The fire occurred in an escalator between the third and fourth floors, said Elina Kazan, a Macy's spokeswoman. The sirens of numerous police and fire trucks on 34th Street blared long after the fire was reported at 4 p.m. on one of the busiest shopping days of the year.
The smoke was so heavy at one point that passers-by on the street could smell it.
One Macy's employee was concerned about asthma but declined to go to the hospital and was back at work when the store reopened, Kazan said. No other injuries were reported.
Outside the building, a police officer announced to prospective customers after 5 p.m. that Macy's had closed. It reopened within an hour and will remain open until midnight, Kazan said. When it reopens at 7 a.m. Monday, it will remain open 24 hours a day until 6 p.m. on Christmas Eve, she added.
Mary-Jo Sedenquist of Green Bay, Wis., was visiting the city on a church mission trip. She went to Macy's looking for Christmas gifts Sunday and smelled smoke as she entered the store.
About 15 minutes later, she said, smoke alarms went off and an announcement was made that an evacuation was under way. By that time, she said, "Everything was like a white haze."
Sedenquist said she and her friends were escorted by Macy's workers down a back stairway. As a result, they never got to shop. Sedenquist said she went to a nearby store instead.
The fire occurred as retail stores in Manhattan were attempting to recover from a foot of snow that fell on the city only hours before.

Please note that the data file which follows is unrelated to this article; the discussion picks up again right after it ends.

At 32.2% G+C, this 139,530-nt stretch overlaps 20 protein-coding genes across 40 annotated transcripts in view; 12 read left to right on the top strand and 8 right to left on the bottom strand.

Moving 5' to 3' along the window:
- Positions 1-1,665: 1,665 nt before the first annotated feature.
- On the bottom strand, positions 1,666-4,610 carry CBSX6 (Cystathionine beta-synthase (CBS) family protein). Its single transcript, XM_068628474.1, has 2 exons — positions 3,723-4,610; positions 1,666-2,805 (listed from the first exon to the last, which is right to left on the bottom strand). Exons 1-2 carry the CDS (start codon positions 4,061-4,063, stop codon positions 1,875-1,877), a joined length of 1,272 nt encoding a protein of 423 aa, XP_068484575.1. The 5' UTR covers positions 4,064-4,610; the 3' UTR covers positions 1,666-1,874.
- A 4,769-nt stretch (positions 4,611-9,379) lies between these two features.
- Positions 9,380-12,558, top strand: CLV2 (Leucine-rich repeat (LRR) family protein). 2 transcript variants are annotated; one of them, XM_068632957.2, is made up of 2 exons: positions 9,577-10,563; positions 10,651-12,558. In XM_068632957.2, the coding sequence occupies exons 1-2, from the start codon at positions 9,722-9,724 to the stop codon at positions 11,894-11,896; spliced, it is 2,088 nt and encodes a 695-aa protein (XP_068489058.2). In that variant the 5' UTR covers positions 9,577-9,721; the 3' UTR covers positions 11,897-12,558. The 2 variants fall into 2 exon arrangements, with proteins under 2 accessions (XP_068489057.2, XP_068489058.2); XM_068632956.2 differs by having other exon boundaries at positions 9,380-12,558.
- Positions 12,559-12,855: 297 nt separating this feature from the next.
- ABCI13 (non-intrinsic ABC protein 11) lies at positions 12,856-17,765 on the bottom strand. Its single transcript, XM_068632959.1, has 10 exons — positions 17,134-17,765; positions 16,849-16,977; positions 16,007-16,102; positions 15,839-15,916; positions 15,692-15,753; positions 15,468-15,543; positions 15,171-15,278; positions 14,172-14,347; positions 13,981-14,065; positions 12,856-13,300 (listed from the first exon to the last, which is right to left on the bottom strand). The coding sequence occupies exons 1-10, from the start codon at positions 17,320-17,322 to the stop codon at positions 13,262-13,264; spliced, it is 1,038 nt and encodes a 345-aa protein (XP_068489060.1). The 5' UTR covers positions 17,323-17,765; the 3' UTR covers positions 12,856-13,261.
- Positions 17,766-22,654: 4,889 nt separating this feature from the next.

"Hopefully some of those people who couldn't make it in because of the snowstorm will make it in when we're pulling all nighters," Kazan said.
Kazan said the fire did not occur within the store's wooden-stair escalators but instead occurred in one of the newer, metal models.
Macy's opened on 34th Street on Nov. 8, 1902. It is located at Herald Square - named after the now-defunct New York Herald newspaper. The square is filled with tourists, shoppers and street performers during the holiday season.
The store has 1.1 million square feet of selling space and 10 1/2 floors. It is the city's third-largest tourist attraction behind the Statue of Liberty and the Empire State Building.
The fire was not the first faced by the store during a holiday season. On Dec. 28, 1995, a Christmas light ignited a cardboard candy cane, causing a minor fire in the children's "Santaland" department.
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